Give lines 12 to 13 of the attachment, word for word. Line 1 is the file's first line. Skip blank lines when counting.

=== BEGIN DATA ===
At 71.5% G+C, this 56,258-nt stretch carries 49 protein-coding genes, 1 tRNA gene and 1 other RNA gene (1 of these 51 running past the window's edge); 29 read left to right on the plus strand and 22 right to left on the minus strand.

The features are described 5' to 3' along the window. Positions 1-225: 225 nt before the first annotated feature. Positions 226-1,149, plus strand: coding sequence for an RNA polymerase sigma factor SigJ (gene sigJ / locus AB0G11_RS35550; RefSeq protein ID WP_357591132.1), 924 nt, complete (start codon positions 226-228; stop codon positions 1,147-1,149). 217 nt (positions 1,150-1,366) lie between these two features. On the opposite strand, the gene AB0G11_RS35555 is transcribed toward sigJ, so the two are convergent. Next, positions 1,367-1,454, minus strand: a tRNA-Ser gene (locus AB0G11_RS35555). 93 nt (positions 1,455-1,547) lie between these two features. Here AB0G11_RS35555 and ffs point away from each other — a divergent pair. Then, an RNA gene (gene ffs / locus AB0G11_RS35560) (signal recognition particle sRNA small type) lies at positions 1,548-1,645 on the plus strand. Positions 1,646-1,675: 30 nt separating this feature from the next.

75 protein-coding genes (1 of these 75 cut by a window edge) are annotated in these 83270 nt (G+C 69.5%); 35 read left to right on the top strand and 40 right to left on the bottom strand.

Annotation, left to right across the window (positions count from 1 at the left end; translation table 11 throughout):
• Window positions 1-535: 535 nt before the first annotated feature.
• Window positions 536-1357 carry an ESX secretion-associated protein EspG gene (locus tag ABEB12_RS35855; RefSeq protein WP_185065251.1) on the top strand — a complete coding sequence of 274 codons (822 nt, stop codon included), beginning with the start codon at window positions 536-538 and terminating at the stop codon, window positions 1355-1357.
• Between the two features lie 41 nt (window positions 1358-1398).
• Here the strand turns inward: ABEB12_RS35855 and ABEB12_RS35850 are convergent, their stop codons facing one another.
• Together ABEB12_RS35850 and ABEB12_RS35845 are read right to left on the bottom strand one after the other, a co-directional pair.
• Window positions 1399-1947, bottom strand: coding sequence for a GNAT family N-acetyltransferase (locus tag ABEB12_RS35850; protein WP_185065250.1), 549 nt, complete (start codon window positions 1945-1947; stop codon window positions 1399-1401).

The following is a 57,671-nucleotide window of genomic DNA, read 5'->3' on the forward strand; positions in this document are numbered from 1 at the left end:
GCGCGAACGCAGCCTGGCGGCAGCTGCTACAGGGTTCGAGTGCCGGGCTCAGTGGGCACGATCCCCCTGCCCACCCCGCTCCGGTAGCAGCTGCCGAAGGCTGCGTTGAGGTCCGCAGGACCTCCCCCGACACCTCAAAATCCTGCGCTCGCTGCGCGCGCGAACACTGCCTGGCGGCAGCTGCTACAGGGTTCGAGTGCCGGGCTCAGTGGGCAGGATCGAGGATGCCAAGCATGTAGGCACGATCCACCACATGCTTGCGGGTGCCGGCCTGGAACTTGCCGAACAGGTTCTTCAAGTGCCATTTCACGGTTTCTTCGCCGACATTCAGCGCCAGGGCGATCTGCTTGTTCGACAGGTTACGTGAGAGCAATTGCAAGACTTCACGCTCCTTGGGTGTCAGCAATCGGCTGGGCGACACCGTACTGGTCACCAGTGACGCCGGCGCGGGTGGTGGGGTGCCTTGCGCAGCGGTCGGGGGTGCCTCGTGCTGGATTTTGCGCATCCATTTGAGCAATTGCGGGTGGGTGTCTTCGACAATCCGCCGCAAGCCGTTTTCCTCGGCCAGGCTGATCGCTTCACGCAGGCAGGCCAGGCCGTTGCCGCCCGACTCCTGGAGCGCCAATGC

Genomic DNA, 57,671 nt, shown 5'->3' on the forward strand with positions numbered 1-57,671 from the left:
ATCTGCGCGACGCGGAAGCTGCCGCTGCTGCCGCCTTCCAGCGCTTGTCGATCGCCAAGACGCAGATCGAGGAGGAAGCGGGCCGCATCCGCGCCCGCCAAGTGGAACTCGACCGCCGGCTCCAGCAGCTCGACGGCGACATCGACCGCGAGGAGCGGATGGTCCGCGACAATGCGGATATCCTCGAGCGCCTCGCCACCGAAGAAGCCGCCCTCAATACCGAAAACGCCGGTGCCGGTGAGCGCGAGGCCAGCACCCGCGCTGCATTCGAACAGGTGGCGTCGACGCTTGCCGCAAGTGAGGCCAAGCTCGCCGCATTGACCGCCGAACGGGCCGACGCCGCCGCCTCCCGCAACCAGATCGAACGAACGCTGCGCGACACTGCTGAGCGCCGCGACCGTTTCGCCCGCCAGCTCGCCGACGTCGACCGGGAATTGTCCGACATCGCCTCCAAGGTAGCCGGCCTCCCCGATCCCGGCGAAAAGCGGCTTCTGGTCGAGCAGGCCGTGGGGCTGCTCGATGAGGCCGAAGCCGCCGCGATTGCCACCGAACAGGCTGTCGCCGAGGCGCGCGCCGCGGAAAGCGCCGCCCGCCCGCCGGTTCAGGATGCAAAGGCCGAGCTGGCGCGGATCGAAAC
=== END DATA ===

GCGCGAACGCAGCCTGGCGGCAGCTGCTACAGGGTTCGAGTGCCGGGCTCAGTGGGCACGATCCCCCTGCCCACCCCGCTCCGGTAGCAGCTGCCGAAGGCTGCGTTGAGGTCCGCAGGACCTCCCCCGACACCTCAAAATCCTGCGCTCGCTGCGCGCGCGAACACTGCCTGGCGGCAGCTGCTACAGGGTTCGAGTGCCGGGCTCAGTGGGCAGGATCGAGGATGCCAAGCATGTAGGCACGATCCACCACATGCTTGCGGGTGCCGGCCTGGAACTTGCCGAACAGGTTCTTCAAGTGCCATTTCACGGTTTCTTCGCCGACATTCAGCGCCAGGGCGATCTGCTTGTTCGACAGGTTACGTGAGAGCAATTGCAAGACTTCACGCTCCTTGGGTGTCAGCAATCGGCTGGGCGACACCGTACTGGTCACCAGTGACGCCGGCGCGGGTGGTGGGGTGCCTTGCGCAGCGGTCGGGGGTGCCTCGTGCTGGATTTTGCGCATCCATTTGAGCAATTGCGGGTGGGTGTCTTCGACAATCCGCCGCAAGCCGTTTTCCTCGGCCAGGCTGATCGCTTCACGCAGGCAGGCCAGGCCGTTGCCGCCCGACTCCTGGAGCGCCAATGC

Genomic DNA, 57,671 nt, shown 5'->3' on the forward strand with positions numbered 1-57,671 from the left: